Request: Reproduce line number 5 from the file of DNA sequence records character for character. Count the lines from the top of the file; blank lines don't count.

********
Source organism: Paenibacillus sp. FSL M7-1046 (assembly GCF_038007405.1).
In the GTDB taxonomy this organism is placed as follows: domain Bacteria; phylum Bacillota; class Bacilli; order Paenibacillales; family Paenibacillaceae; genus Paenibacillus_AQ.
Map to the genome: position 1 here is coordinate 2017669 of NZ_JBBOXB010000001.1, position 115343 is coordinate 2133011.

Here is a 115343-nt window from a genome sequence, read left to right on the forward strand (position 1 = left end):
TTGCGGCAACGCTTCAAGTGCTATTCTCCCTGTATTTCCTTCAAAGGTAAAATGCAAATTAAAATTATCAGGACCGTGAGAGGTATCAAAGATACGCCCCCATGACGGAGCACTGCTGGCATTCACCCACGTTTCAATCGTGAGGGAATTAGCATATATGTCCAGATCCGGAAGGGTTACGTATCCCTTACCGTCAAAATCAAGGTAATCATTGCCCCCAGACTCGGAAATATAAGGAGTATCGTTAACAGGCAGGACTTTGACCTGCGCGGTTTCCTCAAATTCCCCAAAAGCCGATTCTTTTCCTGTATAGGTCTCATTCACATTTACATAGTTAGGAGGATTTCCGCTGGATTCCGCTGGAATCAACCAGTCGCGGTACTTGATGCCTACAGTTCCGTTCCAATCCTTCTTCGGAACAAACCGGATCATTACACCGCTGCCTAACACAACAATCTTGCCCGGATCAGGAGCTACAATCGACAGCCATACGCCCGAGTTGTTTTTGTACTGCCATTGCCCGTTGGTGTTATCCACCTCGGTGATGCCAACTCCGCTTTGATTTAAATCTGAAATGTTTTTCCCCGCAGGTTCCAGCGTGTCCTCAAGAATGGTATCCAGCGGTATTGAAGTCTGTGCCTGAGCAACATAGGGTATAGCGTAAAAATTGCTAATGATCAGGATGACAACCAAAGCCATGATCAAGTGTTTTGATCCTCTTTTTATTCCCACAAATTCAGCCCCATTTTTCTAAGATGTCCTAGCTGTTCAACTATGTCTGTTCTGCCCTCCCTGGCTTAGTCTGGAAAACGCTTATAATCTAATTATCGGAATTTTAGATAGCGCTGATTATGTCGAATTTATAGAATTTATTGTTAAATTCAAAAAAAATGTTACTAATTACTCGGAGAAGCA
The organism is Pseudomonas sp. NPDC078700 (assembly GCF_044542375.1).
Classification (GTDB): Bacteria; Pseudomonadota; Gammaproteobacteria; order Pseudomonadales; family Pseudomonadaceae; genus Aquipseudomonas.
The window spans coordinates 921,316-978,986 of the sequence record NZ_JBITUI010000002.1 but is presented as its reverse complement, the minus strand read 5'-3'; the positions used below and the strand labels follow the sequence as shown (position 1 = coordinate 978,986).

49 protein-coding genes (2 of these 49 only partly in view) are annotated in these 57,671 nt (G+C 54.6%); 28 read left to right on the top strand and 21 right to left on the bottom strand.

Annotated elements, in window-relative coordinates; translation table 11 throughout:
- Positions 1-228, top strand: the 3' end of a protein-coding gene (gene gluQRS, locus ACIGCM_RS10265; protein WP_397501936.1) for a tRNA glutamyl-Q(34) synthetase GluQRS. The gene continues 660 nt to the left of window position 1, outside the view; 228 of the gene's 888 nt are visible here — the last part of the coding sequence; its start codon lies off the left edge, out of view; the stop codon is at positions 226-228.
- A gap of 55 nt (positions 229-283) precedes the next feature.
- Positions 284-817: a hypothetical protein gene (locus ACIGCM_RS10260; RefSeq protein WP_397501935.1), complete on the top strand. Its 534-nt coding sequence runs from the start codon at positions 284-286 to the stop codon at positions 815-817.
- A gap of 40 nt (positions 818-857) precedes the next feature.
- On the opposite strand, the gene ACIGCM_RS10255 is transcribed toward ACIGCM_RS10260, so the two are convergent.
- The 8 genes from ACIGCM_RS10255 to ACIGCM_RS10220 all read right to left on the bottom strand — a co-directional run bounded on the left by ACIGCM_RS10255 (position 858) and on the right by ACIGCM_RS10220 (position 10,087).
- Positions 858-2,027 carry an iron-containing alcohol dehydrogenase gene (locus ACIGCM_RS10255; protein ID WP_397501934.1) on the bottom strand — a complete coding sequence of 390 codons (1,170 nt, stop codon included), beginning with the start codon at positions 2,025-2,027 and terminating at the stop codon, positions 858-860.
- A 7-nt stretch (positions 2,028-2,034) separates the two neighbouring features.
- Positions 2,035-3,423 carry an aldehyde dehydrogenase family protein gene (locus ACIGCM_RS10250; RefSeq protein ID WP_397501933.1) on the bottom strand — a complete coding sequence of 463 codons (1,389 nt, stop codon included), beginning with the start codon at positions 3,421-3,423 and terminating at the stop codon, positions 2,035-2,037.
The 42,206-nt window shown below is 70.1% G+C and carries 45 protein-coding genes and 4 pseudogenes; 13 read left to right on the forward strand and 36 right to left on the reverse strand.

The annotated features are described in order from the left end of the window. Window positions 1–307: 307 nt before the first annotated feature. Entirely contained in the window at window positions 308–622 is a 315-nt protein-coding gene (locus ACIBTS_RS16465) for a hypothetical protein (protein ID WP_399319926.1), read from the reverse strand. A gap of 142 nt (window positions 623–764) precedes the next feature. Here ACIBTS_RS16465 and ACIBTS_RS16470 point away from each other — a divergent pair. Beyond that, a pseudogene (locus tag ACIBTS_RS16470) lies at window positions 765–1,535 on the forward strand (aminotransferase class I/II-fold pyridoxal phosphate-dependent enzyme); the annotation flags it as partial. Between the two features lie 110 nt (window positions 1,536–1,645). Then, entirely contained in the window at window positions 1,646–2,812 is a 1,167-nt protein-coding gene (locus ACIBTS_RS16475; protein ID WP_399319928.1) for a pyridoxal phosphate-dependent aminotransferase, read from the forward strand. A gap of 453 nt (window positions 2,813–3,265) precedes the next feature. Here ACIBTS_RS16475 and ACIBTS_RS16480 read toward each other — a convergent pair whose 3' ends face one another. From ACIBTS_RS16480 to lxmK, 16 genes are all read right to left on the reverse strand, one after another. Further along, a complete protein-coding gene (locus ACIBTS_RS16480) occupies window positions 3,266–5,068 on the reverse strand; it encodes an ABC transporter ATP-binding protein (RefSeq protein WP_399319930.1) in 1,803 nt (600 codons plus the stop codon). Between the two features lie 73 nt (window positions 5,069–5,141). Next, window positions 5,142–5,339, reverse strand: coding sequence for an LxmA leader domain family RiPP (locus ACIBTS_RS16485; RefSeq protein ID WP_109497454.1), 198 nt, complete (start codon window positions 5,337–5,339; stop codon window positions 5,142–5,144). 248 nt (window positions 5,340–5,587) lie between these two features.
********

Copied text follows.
TTGCGGCAACGCTTCAAGTGCTATTCTCCCTGTATTTCCTTCAAAGGTAAAATGCAAATTAAAATTATCAGGACCGTGAGAGGTATCAAAGATACGCCCCCATGACGGAGCACTGCTGGCATTCACCCACGTTTCAATCGTGAGGGAATTAGCATATATGTCCAGATCCGGAAGGGTTACGTATCCCTTACCGTCAAAATCAAGGTAATCATTGCCCCCAGACTCGGAAATATAAGGAGTATCGTTAACAGGCAGGACTTTGACCTGCGCGGTTTCCTCAAATTCCCCAAAAGCCGATTCTTTTCCTGTATAGGTCTCATTCACATTTACATAGTTAGGAGGATTTCCGCTGGATTCCGCTGGAATCAACCAGTCGCGGTACTTGATGCCTACAGTTCCGTTCCAATCCTTCTTCGGAACAAACCGGATCATTACACCGCTGCCTAACACAACAATCTTGCCCGGATCAGGAGCTACAATCGACAGCCATACGCCCGAGTTGTTTTTGTACTGCCATTGCCCGTTGGTGTTATCCACCTCGGTGATGCCAACTCCGCTTTGATTTAAATCTGAAATGTTTTTCCCCGCAGGTTCCAGCGTGTCCTCAAGAATGGTATCCAGCGGTATTGAAGTCTGTGCCTGAGCAACATAGGGTATAGCGTAAAAATTGCTAATGATCAGGATGACAACCAAAGCCATGATCAAGTGTTTTGATCCTCTTTTTATTCCCACAAATTCAGCCCCATTTTTCTAAGATGTCCTAGCTGTTCAACTATGTCTGTTCTGCCCTCCCTGGCTTAGTCTGGAAAACGCTTATAATCTAATTATCGGAATTTTAGATAGCGCTGATTATGTCGAATTTATAGAATTTATTGTTAAATTCAAAAAAAATGTTACTAATTACTCGGAGAAGCA